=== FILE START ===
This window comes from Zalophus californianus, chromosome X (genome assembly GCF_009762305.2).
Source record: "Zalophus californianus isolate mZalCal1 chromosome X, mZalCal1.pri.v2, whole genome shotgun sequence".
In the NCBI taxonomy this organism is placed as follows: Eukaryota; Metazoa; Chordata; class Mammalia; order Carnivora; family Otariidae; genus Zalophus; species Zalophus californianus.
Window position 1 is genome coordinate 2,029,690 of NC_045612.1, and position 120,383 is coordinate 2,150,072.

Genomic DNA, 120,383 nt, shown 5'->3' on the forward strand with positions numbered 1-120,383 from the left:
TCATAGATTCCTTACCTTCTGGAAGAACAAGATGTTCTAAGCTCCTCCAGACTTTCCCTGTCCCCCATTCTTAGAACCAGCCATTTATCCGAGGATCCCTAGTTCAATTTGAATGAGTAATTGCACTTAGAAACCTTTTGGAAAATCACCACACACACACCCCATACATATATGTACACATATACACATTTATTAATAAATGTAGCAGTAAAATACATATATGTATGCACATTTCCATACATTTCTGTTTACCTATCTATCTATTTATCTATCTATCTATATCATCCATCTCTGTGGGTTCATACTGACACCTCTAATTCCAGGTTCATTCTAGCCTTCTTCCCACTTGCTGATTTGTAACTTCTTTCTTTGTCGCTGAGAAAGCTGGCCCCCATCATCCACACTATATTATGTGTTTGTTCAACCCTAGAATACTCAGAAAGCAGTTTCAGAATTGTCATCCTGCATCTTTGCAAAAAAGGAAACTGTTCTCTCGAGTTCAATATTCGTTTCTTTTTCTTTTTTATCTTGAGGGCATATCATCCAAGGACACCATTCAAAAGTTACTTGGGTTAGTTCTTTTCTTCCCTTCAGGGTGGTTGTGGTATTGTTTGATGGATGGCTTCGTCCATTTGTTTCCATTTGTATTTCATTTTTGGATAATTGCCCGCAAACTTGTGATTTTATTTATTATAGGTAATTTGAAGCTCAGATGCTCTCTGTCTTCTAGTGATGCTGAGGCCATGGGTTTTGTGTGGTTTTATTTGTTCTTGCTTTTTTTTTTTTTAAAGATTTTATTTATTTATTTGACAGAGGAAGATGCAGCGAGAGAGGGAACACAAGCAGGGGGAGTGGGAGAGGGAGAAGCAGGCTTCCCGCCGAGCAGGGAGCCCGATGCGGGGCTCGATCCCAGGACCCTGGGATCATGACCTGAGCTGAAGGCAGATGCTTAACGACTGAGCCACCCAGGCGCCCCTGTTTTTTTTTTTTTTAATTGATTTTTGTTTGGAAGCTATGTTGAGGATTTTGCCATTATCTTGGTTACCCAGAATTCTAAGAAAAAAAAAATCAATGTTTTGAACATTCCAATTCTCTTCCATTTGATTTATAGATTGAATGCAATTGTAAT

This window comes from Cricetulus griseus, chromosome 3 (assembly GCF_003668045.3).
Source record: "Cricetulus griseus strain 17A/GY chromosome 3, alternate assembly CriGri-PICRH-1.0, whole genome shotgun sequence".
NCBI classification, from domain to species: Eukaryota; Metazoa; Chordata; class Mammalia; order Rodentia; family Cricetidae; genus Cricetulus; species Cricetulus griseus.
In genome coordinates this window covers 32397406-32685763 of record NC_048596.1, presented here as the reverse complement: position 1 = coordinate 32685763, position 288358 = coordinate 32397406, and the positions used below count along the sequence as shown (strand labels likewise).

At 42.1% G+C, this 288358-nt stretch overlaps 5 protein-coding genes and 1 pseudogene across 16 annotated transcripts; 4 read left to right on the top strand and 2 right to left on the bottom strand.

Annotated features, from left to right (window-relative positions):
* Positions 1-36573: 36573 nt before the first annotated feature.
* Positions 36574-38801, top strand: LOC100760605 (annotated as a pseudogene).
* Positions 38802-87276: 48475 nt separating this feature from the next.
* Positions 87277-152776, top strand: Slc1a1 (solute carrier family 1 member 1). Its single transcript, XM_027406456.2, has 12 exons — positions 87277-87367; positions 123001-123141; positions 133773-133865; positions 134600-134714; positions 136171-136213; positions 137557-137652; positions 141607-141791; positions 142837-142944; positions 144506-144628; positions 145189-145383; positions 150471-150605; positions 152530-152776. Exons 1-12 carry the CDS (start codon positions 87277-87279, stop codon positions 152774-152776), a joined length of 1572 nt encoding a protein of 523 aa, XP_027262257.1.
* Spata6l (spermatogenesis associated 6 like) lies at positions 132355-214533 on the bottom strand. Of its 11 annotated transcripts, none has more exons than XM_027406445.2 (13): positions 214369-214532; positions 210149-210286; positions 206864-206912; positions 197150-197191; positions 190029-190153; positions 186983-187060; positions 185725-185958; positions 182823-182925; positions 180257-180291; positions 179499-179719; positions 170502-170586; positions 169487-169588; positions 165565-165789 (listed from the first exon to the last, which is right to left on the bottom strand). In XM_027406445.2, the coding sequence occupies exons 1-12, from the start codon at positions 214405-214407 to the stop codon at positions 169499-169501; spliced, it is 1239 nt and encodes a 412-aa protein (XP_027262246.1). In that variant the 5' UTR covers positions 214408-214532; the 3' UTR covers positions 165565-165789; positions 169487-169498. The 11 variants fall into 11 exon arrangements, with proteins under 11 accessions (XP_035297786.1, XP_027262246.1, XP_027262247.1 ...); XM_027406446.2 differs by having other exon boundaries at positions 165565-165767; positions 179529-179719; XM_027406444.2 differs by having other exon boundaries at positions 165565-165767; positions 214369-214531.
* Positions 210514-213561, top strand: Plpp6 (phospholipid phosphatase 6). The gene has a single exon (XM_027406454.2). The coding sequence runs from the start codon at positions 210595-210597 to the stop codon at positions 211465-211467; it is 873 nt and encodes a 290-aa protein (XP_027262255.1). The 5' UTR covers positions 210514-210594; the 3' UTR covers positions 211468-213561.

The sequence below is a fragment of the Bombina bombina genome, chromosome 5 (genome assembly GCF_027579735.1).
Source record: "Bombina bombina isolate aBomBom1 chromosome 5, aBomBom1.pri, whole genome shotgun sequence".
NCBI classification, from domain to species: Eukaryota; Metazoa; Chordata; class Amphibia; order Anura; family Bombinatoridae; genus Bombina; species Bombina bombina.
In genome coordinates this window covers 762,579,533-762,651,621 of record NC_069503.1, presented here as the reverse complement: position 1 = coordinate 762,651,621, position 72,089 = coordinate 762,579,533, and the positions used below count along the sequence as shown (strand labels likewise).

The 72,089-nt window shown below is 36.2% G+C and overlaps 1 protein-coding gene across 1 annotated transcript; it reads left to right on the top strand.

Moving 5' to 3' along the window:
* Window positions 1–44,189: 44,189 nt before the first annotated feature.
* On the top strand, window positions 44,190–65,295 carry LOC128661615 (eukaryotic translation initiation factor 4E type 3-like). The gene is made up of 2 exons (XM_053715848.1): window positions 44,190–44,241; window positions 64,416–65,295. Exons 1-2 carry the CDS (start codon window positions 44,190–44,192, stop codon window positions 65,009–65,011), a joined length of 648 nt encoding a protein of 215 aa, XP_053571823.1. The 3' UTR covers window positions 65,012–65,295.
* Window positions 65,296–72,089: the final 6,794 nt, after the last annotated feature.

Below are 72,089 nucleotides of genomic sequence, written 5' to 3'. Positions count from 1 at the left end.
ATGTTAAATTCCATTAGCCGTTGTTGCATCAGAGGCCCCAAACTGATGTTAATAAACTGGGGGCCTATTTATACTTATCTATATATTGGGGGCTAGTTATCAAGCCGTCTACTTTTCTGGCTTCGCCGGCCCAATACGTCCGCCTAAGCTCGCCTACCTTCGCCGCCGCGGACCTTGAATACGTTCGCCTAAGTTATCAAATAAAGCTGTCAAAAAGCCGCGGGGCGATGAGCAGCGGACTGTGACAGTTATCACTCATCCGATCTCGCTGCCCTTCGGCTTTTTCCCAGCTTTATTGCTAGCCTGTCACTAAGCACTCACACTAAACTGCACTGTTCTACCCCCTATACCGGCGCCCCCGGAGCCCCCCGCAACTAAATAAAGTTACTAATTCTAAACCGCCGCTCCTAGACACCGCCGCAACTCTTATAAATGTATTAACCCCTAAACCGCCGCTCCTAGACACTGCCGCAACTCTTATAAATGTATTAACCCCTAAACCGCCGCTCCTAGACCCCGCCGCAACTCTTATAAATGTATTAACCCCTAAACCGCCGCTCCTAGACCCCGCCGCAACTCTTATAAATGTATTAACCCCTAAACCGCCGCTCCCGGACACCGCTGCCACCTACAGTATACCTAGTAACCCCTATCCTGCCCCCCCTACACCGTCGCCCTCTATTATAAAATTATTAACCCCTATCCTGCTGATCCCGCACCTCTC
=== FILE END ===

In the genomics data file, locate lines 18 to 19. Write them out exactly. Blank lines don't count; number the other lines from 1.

* Positions 210514-213561, top strand: Plpp6 (phospholipid phosphatase 6). The gene has a single exon (XM_027406454.2). The coding sequence runs from the start codon at positions 210595-210597 to the stop codon at positions 211465-211467; it is 873 nt and encodes a 290-aa protein (XP_027262255.1). The 5' UTR covers positions 210514-210594; the 3' UTR covers positions 211468-213561.

The sequence below is a fragment of the Bombina bombina genome, chromosome 5 (genome assembly GCF_027579735.1).